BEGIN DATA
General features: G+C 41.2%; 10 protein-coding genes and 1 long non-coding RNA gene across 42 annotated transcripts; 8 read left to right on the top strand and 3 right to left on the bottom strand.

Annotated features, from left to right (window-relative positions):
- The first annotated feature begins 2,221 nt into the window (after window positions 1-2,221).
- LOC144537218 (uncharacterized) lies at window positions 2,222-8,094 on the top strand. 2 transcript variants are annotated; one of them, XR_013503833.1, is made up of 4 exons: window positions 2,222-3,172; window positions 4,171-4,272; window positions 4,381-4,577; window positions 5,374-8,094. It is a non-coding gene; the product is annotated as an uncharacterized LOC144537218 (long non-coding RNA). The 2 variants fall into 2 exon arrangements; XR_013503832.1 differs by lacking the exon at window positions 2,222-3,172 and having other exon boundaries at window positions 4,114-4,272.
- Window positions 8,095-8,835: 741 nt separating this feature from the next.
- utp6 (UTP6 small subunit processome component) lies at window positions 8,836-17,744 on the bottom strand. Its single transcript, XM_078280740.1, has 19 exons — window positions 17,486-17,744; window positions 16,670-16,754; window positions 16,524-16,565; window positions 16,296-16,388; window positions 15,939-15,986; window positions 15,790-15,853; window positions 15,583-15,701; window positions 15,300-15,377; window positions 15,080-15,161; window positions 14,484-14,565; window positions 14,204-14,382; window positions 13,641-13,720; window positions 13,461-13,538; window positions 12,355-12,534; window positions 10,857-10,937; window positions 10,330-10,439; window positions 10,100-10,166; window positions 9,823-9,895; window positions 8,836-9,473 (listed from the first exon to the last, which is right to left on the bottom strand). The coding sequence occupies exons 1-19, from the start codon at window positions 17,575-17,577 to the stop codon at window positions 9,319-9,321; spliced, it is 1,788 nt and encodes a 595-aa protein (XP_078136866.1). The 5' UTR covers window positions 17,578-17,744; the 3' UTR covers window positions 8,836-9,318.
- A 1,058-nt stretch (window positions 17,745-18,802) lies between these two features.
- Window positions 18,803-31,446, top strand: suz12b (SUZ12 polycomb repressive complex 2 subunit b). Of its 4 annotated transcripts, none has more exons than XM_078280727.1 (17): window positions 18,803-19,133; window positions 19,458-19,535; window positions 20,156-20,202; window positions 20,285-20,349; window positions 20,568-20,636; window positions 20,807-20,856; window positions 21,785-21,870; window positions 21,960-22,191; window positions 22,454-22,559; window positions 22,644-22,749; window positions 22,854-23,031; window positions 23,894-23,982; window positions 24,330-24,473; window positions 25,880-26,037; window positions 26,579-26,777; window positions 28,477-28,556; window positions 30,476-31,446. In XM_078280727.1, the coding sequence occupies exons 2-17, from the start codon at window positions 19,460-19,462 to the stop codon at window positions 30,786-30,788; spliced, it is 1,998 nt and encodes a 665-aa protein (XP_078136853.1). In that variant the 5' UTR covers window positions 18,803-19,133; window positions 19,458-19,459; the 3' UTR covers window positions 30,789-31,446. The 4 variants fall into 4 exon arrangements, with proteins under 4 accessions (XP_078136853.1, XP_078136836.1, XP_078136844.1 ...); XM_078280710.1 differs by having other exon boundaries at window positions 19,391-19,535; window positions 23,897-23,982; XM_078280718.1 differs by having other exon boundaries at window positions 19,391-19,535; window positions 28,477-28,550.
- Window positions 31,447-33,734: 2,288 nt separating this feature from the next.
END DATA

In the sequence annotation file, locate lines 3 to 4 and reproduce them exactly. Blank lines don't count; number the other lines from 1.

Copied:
- The first annotated feature begins 2,221 nt into the window (after window positions 1-2,221).
- LOC144537218 (uncharacterized) lies at window positions 2,222-8,094 on the top strand. 2 transcript variants are annotated; one of them, XR_013503833.1, is made up of 4 exons: window positions 2,222-3,172; window positions 4,171-4,272; window positions 4,381-4,577; window positions 5,374-8,094. It is a non-coding gene; the product is annotated as an uncharacterized LOC144537218 (long non-coding RNA). The 2 variants fall into 2 exon arrangements; XR_013503832.1 differs by lacking the exon at window positions 2,222-3,172 and having other exon boundaries at window positions 4,114-4,272.